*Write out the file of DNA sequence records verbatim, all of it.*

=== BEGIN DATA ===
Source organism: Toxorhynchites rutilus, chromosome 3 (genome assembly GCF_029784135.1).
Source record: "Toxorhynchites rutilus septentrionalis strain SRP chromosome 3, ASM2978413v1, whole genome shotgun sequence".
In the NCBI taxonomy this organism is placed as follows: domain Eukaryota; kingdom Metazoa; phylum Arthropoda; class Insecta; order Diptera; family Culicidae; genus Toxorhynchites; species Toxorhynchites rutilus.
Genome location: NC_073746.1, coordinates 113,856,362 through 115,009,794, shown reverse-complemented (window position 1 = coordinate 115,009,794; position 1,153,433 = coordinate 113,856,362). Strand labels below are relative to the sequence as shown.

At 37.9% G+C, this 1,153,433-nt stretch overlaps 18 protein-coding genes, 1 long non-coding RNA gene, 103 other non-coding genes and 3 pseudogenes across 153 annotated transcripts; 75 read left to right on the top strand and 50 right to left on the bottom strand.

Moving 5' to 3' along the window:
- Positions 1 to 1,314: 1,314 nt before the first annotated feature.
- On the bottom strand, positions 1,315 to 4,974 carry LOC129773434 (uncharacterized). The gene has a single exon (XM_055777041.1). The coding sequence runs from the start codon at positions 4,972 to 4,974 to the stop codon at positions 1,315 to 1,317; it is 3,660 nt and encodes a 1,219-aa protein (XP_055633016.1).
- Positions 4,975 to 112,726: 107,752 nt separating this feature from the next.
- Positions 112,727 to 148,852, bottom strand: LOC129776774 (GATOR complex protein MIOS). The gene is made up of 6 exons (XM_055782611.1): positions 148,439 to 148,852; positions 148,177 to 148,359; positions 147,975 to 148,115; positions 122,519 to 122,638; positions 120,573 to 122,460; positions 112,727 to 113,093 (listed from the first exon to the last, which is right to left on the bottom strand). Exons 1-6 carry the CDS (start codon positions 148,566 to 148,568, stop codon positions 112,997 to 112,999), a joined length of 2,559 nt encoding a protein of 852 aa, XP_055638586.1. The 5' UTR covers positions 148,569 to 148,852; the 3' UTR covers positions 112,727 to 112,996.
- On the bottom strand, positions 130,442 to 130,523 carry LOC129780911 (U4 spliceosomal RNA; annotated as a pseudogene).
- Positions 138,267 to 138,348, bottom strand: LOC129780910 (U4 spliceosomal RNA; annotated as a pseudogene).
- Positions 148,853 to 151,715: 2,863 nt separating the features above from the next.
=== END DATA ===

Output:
Source organism: Toxorhynchites rutilus, chromosome 3 (genome assembly GCF_029784135.1).
Source record: "Toxorhynchites rutilus septentrionalis strain SRP chromosome 3, ASM2978413v1, whole genome shotgun sequence".
In the NCBI taxonomy this organism is placed as follows: domain Eukaryota; kingdom Metazoa; phylum Arthropoda; class Insecta; order Diptera; family Culicidae; genus Toxorhynchites; species Toxorhynchites rutilus.
Genome location: NC_073746.1, coordinates 113,856,362 through 115,009,794, shown reverse-complemented (window position 1 = coordinate 115,009,794; position 1,153,433 = coordinate 113,856,362). Strand labels below are relative to the sequence as shown.

At 37.9% G+C, this 1,153,433-nt stretch overlaps 18 protein-coding genes, 1 long non-coding RNA gene, 103 other non-coding genes and 3 pseudogenes across 153 annotated transcripts; 75 read left to right on the top strand and 50 right to left on the bottom strand.

Moving 5' to 3' along the window:
- Positions 1 to 1,314: 1,314 nt before the first annotated feature.
- On the bottom strand, positions 1,315 to 4,974 carry LOC129773434 (uncharacterized). The gene has a single exon (XM_055777041.1). The coding sequence runs from the start codon at positions 4,972 to 4,974 to the stop codon at positions 1,315 to 1,317; it is 3,660 nt and encodes a 1,219-aa protein (XP_055633016.1).
- Positions 4,975 to 112,726: 107,752 nt separating this feature from the next.
- Positions 112,727 to 148,852, bottom strand: LOC129776774 (GATOR complex protein MIOS). The gene is made up of 6 exons (XM_055782611.1): positions 148,439 to 148,852; positions 148,177 to 148,359; positions 147,975 to 148,115; positions 122,519 to 122,638; positions 120,573 to 122,460; positions 112,727 to 113,093 (listed from the first exon to the last, which is right to left on the bottom strand). Exons 1-6 carry the CDS (start codon positions 148,566 to 148,568, stop codon positions 112,997 to 112,999), a joined length of 2,559 nt encoding a protein of 852 aa, XP_055638586.1. The 5' UTR covers positions 148,569 to 148,852; the 3' UTR covers positions 112,727 to 112,996.
- On the bottom strand, positions 130,442 to 130,523 carry LOC129780911 (U4 spliceosomal RNA; annotated as a pseudogene).
- Positions 138,267 to 138,348, bottom strand: LOC129780910 (U4 spliceosomal RNA; annotated as a pseudogene).
- Positions 148,853 to 151,715: 2,863 nt separating the features above from the next.